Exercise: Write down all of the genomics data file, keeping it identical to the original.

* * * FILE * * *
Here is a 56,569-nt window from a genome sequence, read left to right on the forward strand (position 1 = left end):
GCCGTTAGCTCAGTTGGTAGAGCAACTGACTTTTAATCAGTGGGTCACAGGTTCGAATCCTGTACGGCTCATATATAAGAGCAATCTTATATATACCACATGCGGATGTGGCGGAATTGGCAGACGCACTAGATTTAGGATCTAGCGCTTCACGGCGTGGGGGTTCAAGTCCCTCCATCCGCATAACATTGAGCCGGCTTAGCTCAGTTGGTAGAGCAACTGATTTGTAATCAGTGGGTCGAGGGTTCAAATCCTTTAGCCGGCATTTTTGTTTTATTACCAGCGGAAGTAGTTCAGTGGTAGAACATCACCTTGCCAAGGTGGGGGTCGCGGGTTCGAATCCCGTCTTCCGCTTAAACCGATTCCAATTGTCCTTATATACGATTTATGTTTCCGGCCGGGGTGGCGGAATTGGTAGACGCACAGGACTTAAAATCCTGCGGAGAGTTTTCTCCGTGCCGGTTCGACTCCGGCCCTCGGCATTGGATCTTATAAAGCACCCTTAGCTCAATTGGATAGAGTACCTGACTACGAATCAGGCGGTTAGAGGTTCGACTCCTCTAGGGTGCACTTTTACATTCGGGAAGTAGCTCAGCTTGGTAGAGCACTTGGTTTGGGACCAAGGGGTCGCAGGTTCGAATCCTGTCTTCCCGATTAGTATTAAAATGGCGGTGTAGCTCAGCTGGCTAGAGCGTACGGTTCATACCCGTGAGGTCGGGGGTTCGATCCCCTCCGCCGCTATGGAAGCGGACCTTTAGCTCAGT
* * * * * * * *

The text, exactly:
Here is a 56,569-nt window from a genome sequence, read left to right on the forward strand (position 1 = left end):
GCCGTTAGCTCAGTTGGTAGAGCAACTGACTTTTAATCAGTGGGTCACAGGTTCGAATCCTGTACGGCTCATATATAAGAGCAATCTTATATATACCACATGCGGATGTGGCGGAATTGGCAGACGCACTAGATTTAGGATCTAGCGCTTCACGGCGTGGGGGTTCAAGTCCCTCCATCCGCATAACATTGAGCCGGCTTAGCTCAGTTGGTAGAGCAACTGATTTGTAATCAGTGGGTCGAGGGTTCAAATCCTTTAGCCGGCATTTTTGTTTTATTACCAGCGGAAGTAGTTCAGTGGTAGAACATCACCTTGCCAAGGTGGGGGTCGCGGGTTCGAATCCCGTCTTCCGCTTAAACCGATTCCAATTGTCCTTATATACGATTTATGTTTCCGGCCGGGGTGGCGGAATTGGTAGACGCACAGGACTTAAAATCCTGCGGAGAGTTTTCTCCGTGCCGGTTCGACTCCGGCCCTCGGCATTGGATCTTATAAAGCACCCTTAGCTCAATTGGATAGAGTACCTGACTACGAATCAGGCGGTTAGAGGTTCGACTCCTCTAGGGTGCACTTTTACATTCGGGAAGTAGCTCAGCTTGGTAGAGCACTTGGTTTGGGACCAAGGGGTCGCAGGTTCGAATCCTGTCTTCCCGATTAGTATTAAAATGGCGGTGTAGCTCAGCTGGCTAGAGCGTACGGTTCATACCCGTGAGGTCGGGGGTTCGATCCCCTCCGCCGCTATGGAAGCGGACCTTTAGCTCAGT